Why People Bite Their Nails and How to Stop
Do you bite your nails?
Are you a nail biter?
Causes for Nail-Biting
There are many different causes for onychophagia, or nail-biting. One is that it is a learned behavior, but it is more commonly done due to stress, boredom, excitement, or compulsion. Most of the time, those who bite their nails don't even realize that they are doing it. This is because nail-biting may occur alongside other body-focused repetitive behaviors (BFRB), which include pulling hair or picking at skin.
Nail-biters come in all ages, although it is commonly stopped after around the age of 30. It is difficult to decide on just one cause for why people bite their nails. What most nail-biters don't realize is that what they're doing is really bad for them. This habit can cause infections in the mouth or around the nail bed, give you red or sore fingertips, and cause your cuticles to bleed. Furthermore, long-term nail-biting can affect how nails grow and cause them to become deformed.
There are plenty of ways to work to stop biting nails, some of which are listed below. If you or someone you know is a nail-biter, perhaps one of these suggestions can help you or them cut this nail-biting compulsion for good. Keep in mind, it really is a lot easier said than done. I've been a nail-biter for years on and off. Trying to stop requires patience but, in the end, it's worth it for your own health and well being.
Are you a recovering addict?
Have you successfully stopped chewing your nails? How?
Facts About Nail-Biting
- More boys chew their nails than girls.
- Half of children between 10 and 18 years are nail-biters, usually during puberty.
- Although some adults around 18-22 years old do it, nail-biting usually stops after age 30.
Ways to Help Stop Nail-Biting
1. Start taking care of your nails
This can mean that you just keep them clean, trimmed, and filed, but it could also include getting a manicure. The more you focus on taking care of your nails, the less likely you are to start biting and destroying them again. As a nail-biter, this has been the most successful way for me to stop chewing my nails.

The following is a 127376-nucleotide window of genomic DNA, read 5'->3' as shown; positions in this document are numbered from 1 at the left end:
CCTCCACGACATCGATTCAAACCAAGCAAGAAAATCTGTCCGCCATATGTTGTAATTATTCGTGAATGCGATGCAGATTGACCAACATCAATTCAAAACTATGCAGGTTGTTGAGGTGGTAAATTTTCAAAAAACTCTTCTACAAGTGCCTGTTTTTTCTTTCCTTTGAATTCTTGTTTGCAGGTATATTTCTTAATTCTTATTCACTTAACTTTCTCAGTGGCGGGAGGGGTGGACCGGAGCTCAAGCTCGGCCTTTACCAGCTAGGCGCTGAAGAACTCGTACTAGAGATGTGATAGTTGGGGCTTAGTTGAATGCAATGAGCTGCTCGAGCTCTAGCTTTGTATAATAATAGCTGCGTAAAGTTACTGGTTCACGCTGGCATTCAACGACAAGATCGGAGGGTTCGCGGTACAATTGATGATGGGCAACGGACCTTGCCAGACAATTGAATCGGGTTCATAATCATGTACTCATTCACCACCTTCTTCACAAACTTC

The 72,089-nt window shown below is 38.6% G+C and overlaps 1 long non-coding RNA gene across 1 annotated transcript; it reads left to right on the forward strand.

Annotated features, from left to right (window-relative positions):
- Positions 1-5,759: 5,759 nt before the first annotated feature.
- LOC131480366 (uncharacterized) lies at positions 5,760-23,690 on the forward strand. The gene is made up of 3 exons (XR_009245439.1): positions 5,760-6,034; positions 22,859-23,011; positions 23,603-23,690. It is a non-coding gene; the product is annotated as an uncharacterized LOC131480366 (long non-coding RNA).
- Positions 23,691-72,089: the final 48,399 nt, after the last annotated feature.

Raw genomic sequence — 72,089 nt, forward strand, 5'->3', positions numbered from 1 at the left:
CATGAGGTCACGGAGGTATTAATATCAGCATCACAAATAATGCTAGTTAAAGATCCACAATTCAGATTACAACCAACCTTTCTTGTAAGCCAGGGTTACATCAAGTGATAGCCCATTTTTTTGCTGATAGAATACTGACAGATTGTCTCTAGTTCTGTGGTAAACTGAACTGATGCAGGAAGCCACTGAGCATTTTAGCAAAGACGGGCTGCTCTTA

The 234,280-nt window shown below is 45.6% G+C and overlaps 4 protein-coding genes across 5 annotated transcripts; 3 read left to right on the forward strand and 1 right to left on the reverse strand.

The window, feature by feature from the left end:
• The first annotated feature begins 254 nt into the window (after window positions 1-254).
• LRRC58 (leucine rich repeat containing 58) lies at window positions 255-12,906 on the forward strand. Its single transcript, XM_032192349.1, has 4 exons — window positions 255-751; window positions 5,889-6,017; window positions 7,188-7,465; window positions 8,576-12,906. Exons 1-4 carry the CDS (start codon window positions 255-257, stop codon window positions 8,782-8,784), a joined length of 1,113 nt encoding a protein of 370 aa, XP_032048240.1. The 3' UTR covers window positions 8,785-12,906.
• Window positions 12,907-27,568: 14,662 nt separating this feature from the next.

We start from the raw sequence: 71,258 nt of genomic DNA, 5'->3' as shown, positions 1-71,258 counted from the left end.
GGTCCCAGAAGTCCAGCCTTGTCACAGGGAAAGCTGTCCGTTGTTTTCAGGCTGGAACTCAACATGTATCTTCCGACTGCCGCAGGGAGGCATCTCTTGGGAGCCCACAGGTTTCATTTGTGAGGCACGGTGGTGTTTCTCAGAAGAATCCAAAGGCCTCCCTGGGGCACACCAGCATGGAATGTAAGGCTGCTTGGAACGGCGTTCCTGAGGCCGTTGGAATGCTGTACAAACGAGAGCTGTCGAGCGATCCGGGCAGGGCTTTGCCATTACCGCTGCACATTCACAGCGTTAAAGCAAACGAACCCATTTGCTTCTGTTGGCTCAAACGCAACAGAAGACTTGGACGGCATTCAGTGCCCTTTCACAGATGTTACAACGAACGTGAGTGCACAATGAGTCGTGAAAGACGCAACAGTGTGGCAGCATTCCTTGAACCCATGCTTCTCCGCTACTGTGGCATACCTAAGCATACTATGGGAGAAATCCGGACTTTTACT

2. Try to destress yourself
If you're the kind of nail-biter who does it because of anxiety or stress, then try doing things to help manage that so that you can avoiding biting your nails. Some examples would be exercise or a warm non-alcoholic and non-caffeinated drink. Simply getting enough sleep can also help.
3. Make 'em taste gross
This one hasn't been the most effective for me but it's pretty popular for most people so I'm sure it's quite effective. Using Thum or hot sauce are the most common remedies that I've heard of. The only downside is the stuff comes off quick when you wash your hands and whatnot all day, so you have to remember to reapply it. This is where it fails me because it's so much easier for me to just keep biting my nails.
4. Give yourself a negative reaction
I actually read somewhere where it was suggested to wear a rubber band around your wrist and so whenever you started chewing you could snap it. Eventually, you'll just subconsciously know that chewing nails leads to a negative reaction. Kind of similar to the suggestion above except it sounds a little crazier and, to me, seems less effective. Could work though, so if you think it will, give it a try.
5. Distract your hands
Get a new hobby like learning to play the piano or some other musical instrument. Play videogames, or knit. If you're a hubber, write more and chew less!
6. Get a tongue ring
Not a completely serious suggestion but at the same time, it's been proven by many a nail-biter who has gotten this piercing. Their ability to keep their mouth busy with their tongue ring has helped them kick the nail-biting habit for good. Another crazy suggestion but one that might just work.
7. Wear a reminder
Put a bandaid, sticker, or bracelet on so that you know not to chew your nails.
8. Stop biting, one nail at a time
If it seems like a daunting task to go cold turkey, try just protecting one nail at a time from your own urges to destroy them. They'll all eventually get long and beautiful and, before you know it, you'll have cut the habit.
9. Distract your mouth
Eat something like a carrot, chew gum, suck on ice, or do whatever else may come to mind to keep your mouth too busy to bite those nails.
10. Cover them up
If all else fails, fake nails or a pair of gloves can help to cover up those nails so you can't get to those suckers at all.
This content is accurate and true to the best of the author’s knowledge and does not substitute for diagnosis, prognosis, treatment, prescription, and/or dietary advice from a licensed health professional. Drugs, supplements, and natural remedies may have dangerous side effects. If pregnant or nursing, consult with a qualified provider on an individual basis. Seek immediate help if you are experiencing a medical emergency.
© 2012 Lisa